The secret to boosting your software development team’s productivity may lie in a lean-manufacturing system developed by Toyota in the late 1940s. Kanban is a popular visual workflow management system that’s been co-opted by software development teams to bring productivity and efficiency to their businesses. In this article we’ll dive into kanban and how you can use it to improve communication and reduce waste in your developer workflow.

What Is Kanban?

Kanban is Japanese for “visual signal” or “sign board.” It was developed by Toyota engineer and businessman Taiichi Ohno, who realized that manufacturers could streamline their processes by optimizing the amount of work in process to meet consumer demand instead of pushing product onto the market. In other words, Ohno invented just-in-time (JIT) manufacturing, which would revolutionize the manufacturing world.

What does that look like for knowledge workers and software developers? For that we turn to David J. Anderson, the pioneer who in the 2000s famously brought kanban from manufacturing to the world of IT:

“Kanban is not a software development life-cycle methodology or an approach to project management. It requires that some process is already in place so that kanban can be applied to incrementally change the underlying process.”—David J. Anderson, Kanban: Successful Evolutionary Change for Your Technology Business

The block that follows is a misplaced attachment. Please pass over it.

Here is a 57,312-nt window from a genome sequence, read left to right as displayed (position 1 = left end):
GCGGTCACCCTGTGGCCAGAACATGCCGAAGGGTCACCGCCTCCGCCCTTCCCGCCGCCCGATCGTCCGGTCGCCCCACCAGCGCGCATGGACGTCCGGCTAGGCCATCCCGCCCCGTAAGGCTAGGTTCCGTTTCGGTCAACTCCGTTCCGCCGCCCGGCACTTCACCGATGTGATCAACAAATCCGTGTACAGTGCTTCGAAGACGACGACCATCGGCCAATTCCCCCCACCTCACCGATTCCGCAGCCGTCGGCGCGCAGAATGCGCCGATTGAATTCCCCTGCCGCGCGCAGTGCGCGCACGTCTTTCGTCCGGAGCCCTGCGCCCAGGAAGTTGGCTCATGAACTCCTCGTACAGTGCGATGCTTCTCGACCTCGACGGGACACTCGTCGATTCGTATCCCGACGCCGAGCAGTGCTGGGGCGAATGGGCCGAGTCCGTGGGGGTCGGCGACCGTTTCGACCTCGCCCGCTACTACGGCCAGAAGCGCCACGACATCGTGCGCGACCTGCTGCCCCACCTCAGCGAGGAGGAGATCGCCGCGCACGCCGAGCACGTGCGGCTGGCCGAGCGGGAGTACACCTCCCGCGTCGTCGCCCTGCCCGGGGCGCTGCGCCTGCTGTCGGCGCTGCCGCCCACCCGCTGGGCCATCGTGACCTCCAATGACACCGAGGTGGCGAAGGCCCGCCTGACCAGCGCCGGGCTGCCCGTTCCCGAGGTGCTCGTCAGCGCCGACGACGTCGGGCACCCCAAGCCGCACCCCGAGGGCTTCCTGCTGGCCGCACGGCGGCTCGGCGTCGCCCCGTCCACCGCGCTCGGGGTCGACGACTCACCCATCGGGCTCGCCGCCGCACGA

Anderson generalized kanban’s guiding principles into a visual system that can be used by any team to improve cooperation, transparency, and communication.

The Four Principles of Kanban

Kanban can take many forms—whiteboards, process trees, visual cards, digital boards—but the underlying principles are always the same. The four core principles of kanban are:

  1. Visualize workflow. Kanban makes no assumptions about your workflow or process. It requires only that you document it in a way that can easily be visualized by everyone on the team.
  2. Limit work in progress (WIP). Taiichi Ohno was inspired by the efficiency of Japanese grocery stores that would pull inventory from the back room to the shelf only once customer demand left a space for it. This same JIT delivery concept can be used to streamline workflows by intentionally limiting the amount of work flowing through a process to avoid inherent bottlenecks.
  3. Focus on flow. With WIP minimized, team output is optimized for the realities of your workflow, and preventing interruptions in that workflow should become your next priority. Identifying and fixing problems in your workflow will naturally lead to process improvements.
  4. Continuous improvement. Kanban is never finished. The idea is to foster a team culture of continuous improvement, also known as kaizen.

The Basics of a Kanban Board

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The kanban board is the most popular visual tool for implementing kanban. Your simplest board is split into three basic columns:

  • To Do
  • In Progress
  • Done

On the factory floor this might be a whiteboard with color-coded sticky notes visually representing the current status of the plant’s workflow. In knowledge work, this is usually a digital board with “task cards” as part of a project management tool such as Trello. In either case, the kanban board operates on a few basic principles that expand upon the four core principles of kanban:

  • Visualize your workflow. Expand upon the original three columns as necessary to accurately map your process. You should be able to tell with a single glance which step in your process is serving as a bottleneck.